Median weekly income estimates for March 2022 suggested capital city incomes are around 32.6 per cent higher than incomes in regional Australia, the report found, noting that “the comparative capacity to pay and compete for housing on median city earnings is significant”.
“Increased competition for regional housing from relatively high income earners in capital cities is likely to be a contributing factor to rising housing costs in the regions,” the researchers noted.
Those looking to rent are also facing pressures, the report found, highlighting that – at the national level, the portion of household income required to service rent on a new lease increased to 30.6 per cent, up from 28.5 per cent in the March quarter of 2020.
Again, rental affordability has deteriorated more sharply in the regions relative to the combined capital cities, with the portion of household income required to service rents at March 2022 hitting a record high of 34.0 per cent in regional Australia (compared to 28 per cent of income required to service capital city rents).
Speaking of the findings, the general manager of home loans at ANZ, John Campbell, told Mortgage Business that he was particularly interested in the time to save for a deposit, “because a lot of what we do in the retail business is to help people move from becoming a transactor to a saver… So understanding how long that journey, or that customer path, is for customers to get to the point where they can actually afford a home is really interesting for us to know what can we do to help to make sure that the nudges – and all the things that we build into our proposition – help customers to get to that position where they have saved sufficiently”.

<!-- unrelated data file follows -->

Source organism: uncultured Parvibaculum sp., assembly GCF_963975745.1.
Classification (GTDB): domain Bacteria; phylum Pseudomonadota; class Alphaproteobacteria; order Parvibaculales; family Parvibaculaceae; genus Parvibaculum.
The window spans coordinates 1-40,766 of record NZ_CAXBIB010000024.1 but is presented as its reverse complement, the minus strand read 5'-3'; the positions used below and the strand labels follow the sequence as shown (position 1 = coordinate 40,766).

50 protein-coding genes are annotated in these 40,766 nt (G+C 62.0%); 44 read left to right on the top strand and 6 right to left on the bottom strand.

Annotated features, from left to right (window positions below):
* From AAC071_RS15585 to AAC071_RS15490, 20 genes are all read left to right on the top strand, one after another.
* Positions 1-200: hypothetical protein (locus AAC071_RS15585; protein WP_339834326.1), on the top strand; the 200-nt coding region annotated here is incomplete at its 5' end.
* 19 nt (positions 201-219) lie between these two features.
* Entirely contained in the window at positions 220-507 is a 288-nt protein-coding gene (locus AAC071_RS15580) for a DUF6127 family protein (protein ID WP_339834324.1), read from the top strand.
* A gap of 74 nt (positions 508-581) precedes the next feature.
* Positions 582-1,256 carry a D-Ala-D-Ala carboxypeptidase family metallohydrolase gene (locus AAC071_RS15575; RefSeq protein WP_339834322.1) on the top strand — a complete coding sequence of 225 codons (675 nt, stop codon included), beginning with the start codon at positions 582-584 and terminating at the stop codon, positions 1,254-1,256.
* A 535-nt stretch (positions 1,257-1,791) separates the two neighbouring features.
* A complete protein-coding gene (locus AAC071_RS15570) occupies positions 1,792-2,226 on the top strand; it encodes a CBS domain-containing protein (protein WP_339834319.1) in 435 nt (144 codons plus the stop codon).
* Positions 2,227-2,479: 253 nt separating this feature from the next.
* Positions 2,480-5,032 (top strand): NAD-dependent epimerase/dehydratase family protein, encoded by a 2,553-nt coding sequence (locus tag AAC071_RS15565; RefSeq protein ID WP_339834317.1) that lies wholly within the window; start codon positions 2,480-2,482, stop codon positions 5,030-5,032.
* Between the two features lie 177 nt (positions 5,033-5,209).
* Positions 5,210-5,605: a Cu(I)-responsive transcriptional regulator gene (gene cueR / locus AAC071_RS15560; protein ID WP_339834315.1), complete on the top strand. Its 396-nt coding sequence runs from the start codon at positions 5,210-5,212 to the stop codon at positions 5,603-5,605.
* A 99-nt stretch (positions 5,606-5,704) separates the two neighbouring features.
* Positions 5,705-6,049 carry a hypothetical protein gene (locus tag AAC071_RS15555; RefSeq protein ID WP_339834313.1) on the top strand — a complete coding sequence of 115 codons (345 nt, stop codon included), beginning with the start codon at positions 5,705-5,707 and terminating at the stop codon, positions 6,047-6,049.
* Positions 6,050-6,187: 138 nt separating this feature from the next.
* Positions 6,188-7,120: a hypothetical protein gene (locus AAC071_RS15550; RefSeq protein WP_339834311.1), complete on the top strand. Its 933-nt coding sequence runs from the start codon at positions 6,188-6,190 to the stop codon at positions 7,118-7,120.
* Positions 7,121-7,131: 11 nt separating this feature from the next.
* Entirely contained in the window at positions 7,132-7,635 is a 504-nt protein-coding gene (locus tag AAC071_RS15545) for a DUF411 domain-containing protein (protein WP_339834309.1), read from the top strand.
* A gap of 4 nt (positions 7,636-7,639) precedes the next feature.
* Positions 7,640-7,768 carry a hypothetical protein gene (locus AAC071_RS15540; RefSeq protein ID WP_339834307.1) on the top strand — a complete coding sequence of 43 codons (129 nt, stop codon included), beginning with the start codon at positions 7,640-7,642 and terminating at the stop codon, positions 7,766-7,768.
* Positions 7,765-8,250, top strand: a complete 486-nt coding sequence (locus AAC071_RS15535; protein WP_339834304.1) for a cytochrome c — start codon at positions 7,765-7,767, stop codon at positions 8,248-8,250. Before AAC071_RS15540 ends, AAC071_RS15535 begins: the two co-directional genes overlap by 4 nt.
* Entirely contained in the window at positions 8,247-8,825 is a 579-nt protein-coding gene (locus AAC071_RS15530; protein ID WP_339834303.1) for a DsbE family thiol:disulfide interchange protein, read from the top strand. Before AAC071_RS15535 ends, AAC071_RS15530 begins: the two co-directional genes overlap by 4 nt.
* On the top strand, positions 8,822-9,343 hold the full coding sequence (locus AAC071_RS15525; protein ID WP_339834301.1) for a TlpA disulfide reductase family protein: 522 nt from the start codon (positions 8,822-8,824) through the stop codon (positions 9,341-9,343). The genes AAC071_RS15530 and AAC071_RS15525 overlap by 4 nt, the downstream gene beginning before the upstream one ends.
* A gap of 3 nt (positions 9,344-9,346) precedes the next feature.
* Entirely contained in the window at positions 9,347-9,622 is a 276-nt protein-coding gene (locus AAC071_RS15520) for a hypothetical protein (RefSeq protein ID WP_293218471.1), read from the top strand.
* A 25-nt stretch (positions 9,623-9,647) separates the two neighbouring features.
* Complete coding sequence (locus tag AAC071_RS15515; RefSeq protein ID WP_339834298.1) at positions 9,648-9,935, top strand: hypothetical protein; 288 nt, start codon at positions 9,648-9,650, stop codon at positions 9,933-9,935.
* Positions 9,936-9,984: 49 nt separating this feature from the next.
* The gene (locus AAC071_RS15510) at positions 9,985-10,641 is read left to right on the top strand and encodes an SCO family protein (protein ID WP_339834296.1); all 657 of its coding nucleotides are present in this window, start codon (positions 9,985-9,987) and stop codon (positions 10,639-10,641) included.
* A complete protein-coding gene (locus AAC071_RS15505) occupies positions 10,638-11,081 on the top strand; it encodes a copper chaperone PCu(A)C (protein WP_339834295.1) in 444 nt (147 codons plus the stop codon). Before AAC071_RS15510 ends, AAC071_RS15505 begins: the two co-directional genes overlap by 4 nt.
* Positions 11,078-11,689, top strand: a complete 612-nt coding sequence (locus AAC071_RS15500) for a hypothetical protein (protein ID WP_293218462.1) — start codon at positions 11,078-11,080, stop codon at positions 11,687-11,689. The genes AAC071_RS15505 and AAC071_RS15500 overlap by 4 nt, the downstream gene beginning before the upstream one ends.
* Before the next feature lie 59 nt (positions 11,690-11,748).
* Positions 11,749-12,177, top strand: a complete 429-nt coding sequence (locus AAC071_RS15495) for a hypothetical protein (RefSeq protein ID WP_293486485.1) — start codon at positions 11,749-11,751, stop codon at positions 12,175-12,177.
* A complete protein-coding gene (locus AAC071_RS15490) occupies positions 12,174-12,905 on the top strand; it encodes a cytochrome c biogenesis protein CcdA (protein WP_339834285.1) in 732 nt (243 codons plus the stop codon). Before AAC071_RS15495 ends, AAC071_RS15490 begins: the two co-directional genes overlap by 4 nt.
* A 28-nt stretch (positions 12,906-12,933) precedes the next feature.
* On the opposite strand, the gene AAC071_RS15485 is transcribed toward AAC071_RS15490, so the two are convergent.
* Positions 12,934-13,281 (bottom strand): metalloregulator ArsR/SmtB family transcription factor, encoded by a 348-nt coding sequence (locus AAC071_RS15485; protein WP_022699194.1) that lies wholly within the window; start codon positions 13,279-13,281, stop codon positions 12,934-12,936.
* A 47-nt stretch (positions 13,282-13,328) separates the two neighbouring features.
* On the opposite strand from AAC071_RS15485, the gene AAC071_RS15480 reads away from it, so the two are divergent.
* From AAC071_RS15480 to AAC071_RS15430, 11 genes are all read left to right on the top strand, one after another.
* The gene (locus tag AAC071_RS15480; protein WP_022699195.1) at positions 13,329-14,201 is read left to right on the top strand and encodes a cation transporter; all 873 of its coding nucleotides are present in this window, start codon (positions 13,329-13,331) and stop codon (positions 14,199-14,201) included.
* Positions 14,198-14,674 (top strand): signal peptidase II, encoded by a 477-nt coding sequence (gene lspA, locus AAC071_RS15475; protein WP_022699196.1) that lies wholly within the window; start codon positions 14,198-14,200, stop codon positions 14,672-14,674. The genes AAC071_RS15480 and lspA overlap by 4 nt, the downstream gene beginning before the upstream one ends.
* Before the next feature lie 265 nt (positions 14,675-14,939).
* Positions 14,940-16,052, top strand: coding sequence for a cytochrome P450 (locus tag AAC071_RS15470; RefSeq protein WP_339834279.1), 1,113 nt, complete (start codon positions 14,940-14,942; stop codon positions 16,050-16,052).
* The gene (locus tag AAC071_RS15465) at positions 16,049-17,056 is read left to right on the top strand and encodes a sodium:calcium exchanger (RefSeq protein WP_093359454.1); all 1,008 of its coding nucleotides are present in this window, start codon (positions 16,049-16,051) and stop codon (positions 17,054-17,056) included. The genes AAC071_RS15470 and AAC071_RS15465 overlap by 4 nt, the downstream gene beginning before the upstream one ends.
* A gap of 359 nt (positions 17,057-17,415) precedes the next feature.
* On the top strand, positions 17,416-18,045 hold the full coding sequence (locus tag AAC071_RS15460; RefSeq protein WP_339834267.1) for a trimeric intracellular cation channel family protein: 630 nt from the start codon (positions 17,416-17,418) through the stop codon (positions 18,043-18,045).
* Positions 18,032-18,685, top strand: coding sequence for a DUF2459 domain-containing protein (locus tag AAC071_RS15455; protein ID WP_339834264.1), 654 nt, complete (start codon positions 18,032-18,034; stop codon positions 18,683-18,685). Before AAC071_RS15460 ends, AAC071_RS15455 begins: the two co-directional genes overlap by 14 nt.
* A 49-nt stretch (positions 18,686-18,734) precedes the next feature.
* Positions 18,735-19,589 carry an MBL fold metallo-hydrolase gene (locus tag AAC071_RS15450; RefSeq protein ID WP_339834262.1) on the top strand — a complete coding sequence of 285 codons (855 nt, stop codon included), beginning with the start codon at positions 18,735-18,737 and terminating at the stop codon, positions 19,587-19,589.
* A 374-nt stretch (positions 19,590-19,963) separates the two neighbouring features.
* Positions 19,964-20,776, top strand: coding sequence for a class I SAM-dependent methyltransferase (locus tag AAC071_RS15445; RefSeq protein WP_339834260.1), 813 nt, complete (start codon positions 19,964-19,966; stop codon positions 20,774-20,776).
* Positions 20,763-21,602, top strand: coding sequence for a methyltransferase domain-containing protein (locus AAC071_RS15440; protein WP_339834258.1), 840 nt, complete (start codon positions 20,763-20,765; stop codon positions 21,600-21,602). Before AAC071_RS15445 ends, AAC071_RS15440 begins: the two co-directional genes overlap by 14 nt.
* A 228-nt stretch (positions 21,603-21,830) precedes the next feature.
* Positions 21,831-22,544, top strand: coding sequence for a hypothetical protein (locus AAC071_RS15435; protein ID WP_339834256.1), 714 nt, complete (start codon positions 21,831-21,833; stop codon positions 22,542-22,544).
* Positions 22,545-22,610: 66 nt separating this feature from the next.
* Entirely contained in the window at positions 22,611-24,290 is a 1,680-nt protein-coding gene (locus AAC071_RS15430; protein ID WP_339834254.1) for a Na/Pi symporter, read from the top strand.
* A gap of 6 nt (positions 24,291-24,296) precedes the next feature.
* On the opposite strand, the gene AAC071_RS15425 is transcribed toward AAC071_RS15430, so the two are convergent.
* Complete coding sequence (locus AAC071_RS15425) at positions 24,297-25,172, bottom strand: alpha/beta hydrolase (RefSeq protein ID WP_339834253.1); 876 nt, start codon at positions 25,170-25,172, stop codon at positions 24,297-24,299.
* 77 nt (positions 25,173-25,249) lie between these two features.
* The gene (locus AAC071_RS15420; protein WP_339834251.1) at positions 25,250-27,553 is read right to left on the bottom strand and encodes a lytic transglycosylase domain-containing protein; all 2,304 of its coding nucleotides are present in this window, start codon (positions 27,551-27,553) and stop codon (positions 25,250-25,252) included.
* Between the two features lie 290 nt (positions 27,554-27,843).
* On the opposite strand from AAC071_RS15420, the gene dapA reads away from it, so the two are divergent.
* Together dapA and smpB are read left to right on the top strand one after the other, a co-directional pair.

“It really helps us get a feel for what the market is doing and what customers have to go through as they make their journey to homeownership,” he said.
The GM of home loans added that having a clearer picture of how the rental market was faring in regard to affordability also helped inform the major bank’s assessment processes.
Mr Campbell explained: “In particular, we’re looking at what the rental market means for customers in terms of where they [are] spending their disposable income, because that is one of the things that we clearly look at when you assess a home loan…
“So understanding what’s happening to [customers’] finances, particular through rent, [informs] how do we think about that when we go through the assessment process. And, of course, we build that into some of our risk analytics and metrics as well to understand how different regions are performing and where [we] would want more or less exposure and we help the [loan] book and which areas should we pay more closer attention to so.
“The report gives us really rich data as to what’s happening in both regional, national, city and national.”
Annie Kane is the editor of The Adviser and Mortgage Business.
As well as writing about the Australian broking industry, the mortgage market, financial regulation, fintechs and the wider lending landscape – Annie is also the host of the Elite Broker and In Focus podcasts and The Adviser Live webcasts.